Many people experience some form of psychological or emotional problem at some point in their lives. There can be many reasons for this. Sometimes problems develop after an upsetting or stressful event, such as a bereavement or accident. At other times they may build up gradually due to pressures of work or difficulties in the family. Sometimes events from the past can affect how we feel today.
Common mental health problems include anxiety-related difficulties and symptoms of depression. There is a wide range in severity of symptoms of anxiety or depression. Some people are able to get on with their day to day lives even though they may struggle at times. For others, the problems can be more disabling, for example, feeling too anxious to go into shops to buy food or feeling so low that they spend large amounts of the day in bed.
There can be many reasons why people develop mental health problems and why they may continue. For more information about mental health problems and for resources to help with them, including classes open to everyone such as Step on Stress (see leaflet on right hand side of page), see the NHS Fife website MoodCafe.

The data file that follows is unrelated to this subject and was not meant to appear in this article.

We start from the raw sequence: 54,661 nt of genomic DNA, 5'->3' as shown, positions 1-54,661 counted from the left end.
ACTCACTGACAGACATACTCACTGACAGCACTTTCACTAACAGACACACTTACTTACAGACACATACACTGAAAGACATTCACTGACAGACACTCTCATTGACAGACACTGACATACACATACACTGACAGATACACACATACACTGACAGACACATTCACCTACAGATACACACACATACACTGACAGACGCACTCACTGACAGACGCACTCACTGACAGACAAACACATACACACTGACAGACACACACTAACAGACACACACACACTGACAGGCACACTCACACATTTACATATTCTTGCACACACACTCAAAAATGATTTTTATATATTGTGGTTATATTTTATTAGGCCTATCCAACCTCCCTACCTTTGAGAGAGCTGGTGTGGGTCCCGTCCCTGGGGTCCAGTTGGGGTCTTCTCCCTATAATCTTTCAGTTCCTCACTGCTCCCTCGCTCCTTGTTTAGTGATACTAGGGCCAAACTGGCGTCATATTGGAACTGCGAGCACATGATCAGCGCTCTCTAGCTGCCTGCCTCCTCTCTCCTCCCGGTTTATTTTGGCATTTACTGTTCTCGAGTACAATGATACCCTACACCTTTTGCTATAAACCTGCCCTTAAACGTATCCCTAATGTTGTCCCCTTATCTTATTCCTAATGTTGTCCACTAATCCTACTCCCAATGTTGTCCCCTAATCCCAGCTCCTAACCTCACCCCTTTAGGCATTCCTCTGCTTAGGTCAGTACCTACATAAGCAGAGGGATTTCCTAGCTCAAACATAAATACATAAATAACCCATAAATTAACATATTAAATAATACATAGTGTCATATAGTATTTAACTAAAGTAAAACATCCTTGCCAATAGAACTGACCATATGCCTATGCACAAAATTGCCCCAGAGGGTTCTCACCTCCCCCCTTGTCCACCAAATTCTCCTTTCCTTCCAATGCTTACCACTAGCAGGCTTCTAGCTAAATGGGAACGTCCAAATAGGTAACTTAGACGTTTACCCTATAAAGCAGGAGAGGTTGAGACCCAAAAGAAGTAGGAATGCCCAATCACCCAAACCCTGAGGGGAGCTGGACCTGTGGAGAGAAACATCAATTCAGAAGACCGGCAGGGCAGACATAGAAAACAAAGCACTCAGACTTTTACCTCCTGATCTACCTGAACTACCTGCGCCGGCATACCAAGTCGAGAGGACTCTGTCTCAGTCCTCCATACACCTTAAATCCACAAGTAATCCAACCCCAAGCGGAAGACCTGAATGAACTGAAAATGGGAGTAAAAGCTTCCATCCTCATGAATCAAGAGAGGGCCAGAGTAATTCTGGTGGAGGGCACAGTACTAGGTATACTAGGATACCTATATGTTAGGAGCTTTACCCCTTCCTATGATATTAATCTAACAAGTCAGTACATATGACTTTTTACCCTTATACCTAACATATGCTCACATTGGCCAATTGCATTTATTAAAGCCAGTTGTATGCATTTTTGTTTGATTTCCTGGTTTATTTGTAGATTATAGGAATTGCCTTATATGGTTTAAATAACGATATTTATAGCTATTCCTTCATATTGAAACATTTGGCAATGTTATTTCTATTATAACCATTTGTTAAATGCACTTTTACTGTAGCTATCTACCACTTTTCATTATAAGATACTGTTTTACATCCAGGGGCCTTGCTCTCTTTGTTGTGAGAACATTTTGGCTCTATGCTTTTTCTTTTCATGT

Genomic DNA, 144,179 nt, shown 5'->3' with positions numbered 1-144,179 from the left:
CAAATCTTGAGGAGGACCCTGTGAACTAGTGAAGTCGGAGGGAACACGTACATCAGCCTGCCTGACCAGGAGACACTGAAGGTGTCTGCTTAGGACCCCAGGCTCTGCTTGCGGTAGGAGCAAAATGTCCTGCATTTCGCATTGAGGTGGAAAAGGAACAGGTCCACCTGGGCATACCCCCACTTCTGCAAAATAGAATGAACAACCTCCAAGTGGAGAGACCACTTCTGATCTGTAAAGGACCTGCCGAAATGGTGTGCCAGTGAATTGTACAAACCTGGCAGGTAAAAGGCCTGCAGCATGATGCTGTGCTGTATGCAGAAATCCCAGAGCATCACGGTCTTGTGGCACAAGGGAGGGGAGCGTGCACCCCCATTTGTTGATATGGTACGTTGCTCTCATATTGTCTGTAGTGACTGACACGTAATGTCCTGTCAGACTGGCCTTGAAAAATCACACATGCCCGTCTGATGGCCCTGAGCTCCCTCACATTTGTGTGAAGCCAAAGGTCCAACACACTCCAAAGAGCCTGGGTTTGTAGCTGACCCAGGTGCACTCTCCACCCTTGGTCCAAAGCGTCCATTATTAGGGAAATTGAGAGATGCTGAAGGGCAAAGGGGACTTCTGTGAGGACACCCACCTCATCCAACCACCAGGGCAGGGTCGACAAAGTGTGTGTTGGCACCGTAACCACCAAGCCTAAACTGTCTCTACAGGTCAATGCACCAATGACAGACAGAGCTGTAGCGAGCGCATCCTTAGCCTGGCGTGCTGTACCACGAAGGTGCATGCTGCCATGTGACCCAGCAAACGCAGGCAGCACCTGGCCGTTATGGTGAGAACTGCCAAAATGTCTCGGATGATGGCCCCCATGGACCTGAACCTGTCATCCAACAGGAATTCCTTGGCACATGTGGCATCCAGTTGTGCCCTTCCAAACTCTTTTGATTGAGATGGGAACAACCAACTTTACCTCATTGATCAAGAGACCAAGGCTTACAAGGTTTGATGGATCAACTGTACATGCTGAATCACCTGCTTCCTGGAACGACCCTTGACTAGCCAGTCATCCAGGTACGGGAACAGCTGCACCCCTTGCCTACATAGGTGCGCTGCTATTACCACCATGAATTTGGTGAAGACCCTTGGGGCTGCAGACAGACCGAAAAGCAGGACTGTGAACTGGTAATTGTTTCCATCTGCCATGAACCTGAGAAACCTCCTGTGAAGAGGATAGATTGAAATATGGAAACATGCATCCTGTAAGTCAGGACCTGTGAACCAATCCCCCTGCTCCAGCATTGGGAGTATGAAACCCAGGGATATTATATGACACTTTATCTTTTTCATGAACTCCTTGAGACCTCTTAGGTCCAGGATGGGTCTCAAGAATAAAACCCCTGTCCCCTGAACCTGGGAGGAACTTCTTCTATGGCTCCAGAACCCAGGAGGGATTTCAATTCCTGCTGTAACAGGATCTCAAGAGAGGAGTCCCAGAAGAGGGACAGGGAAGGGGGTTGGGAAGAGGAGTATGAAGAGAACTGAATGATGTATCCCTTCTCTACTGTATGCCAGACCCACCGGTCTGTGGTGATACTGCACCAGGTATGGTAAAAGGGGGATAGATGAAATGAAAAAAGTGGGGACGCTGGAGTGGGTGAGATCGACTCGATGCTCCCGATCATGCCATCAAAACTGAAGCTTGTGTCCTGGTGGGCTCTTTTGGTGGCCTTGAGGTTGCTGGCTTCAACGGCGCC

Preventing mental health problems by recognising and dealing with stress is a key part of keeping healthy. The Steps for Stress Campaign has useful information and resources to help with this.
For more information on coping with suicide, please see the attached leaflet After a Suicide
As well as common mental health problems, there are also some recognised mental illnesses. These include schizophrenia and bi-polar disorder. These illnesses are rare compared to the problems described above. More information about mental illness can be found on the Royal College of Psychiatrists website.